BAGHDAD (Agence France-Presse) — Hope was reborn from the ashes of a blackened Greek Catholic church where a family held a baptism yesterday afternoon, a day after five churches in the Iraqi capital were targeted in bomb attacks.
“Our church was demolished. Death entered here in its black garb,” said the Rev. Mansour al-Mukhallessi in the cavernous hole that remained after flames devoured the place of worship before dawn on Saturday.
“We came here to pray and not to make a political or religious statement. We are here to ask God’s forgiveness for those who destroy churches and places of worship,” said the elderly Belgian priest, who moved to Iraq 40 years ago.
“We will vanquish death and misery,” he said.
Fayza Jamil walked forward, carrying her baby in her arms in a white robe. She and her husband named the child Savio, short for savior, in praise of Jesus Christ.
One-month-old Savio was handed to the priest over a red plastic basin. The priest sprinkled water on the baby, the son of the church’s caretaker, Nabil Jamil.
The family had survived the fire in their quarters attached to the sanctuary. And they had returned to celebrate life in the rubble of the church that Mr. Jamil had guarded for the past five years.
Mr. Jamil had cleared the rubble, put the basin on a small table, with a sheet and some candles, and decorated the cracked marble altar with flowers.
A sole icon of the Virgin Mary had survived the fire. Mr. Nabil placed a painting of Christ washing the feet of his disciples to hide another icon disfigured by the fire.
“It is ridiculous. [The attackers] are trying to transform this into a religious war. We are here to put an end to that,” said Sgt. Rick Donahou, who came with a U.S. military team to assess the damage.
Despite the heavy damage, the church and its parishioners had rallied.
“After the attack, Father Mansour had come to check the damage, and he told me that he would hold a service on Sunday like always. I insisted on baptizing my son,” Mr. Jamil said.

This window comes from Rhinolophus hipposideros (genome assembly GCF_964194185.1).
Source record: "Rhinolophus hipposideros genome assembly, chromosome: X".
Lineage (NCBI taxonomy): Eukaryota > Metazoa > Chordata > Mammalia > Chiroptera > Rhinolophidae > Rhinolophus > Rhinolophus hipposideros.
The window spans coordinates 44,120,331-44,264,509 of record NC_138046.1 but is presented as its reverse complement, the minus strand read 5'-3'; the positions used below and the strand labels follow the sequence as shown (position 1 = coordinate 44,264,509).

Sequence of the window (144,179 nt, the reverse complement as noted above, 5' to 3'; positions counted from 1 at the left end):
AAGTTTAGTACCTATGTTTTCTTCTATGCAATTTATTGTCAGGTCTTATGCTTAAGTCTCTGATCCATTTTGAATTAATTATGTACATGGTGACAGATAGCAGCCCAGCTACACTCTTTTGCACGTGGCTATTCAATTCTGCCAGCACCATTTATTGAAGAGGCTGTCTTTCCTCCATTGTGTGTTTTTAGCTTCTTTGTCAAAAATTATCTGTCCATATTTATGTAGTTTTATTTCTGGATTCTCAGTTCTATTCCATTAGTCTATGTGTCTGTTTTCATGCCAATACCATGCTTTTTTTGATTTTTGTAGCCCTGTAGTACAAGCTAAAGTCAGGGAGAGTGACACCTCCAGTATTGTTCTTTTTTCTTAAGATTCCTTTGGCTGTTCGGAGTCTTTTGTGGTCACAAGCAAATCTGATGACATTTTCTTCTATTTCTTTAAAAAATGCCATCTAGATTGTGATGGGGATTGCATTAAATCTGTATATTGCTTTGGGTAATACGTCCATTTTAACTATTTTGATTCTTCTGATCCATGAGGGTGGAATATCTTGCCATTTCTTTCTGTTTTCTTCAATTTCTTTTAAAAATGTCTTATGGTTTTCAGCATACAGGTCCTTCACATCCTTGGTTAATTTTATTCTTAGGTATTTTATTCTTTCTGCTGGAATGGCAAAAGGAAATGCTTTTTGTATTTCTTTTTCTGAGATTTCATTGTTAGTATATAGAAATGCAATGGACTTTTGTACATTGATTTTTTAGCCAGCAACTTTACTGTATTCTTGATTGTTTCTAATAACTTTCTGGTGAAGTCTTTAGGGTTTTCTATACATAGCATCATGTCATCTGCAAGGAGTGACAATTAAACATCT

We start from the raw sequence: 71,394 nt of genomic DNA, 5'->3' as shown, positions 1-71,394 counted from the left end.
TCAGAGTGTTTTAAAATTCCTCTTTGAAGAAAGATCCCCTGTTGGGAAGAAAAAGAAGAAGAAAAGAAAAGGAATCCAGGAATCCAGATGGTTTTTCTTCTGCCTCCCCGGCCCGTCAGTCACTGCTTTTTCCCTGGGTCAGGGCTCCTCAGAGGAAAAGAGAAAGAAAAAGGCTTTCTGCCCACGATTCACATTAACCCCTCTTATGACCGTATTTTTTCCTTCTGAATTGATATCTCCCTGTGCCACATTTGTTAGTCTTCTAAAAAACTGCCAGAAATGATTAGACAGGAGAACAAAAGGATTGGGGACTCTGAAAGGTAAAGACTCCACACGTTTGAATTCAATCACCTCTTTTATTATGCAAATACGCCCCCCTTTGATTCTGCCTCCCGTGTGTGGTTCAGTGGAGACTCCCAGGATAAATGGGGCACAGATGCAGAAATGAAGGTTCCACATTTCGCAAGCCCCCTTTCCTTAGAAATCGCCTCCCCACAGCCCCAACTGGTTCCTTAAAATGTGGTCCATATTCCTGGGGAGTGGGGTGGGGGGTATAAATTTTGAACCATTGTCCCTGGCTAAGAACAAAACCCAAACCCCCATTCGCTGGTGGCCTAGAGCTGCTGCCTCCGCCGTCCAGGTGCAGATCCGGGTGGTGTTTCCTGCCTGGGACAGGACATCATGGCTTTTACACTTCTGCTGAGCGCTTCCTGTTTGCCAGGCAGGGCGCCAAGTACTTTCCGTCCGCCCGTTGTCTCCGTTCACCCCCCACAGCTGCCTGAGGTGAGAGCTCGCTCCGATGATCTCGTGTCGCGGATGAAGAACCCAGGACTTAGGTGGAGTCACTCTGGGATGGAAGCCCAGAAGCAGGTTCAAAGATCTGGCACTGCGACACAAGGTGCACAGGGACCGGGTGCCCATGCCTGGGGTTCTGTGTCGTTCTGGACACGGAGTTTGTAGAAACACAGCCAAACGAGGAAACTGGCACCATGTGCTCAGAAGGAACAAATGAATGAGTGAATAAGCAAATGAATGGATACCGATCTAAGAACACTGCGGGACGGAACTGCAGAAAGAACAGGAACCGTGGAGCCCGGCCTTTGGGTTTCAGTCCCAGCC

About 50 people, still stunned, came and walked amid the ruins, their shoes coated in ash. They had put on their Sunday clothes, not willing to change anything despite the act of hatred directed against their community.
The priest sprinkled water on the baby’s head, and Savio’s cry rang through the burned-out chamber.
The congregation clapped and lined up to embrace the child and comfort the parents, with more than the ordinary congratulatory words for such an occasion. “Praise be to God, you are healthy and safe,” they said.
A piece of the church wall had fallen on the Jamil family’s home in the blast, which, like the other four attacks, caused material damage but no casualties.
But Mr. Jamil’s family didn’t want to think about the hardships ahead for them or the rest of mostly Muslim Iraq’s estimated 700,000 Christians.
“I wish you a full and happy life, with the best luck,” said Mrs. Jamil, squeezing her child tightly.
“We hope he grows up to serve in the church where he was baptized,” said Savio’s aunt, aware that many Christians are fleeing Iraq for fear of the rising religious extremism in the country.
Father Mansour concluded the Mass, pleading to God: “Save your people. Do not abandon us; we depend on you.”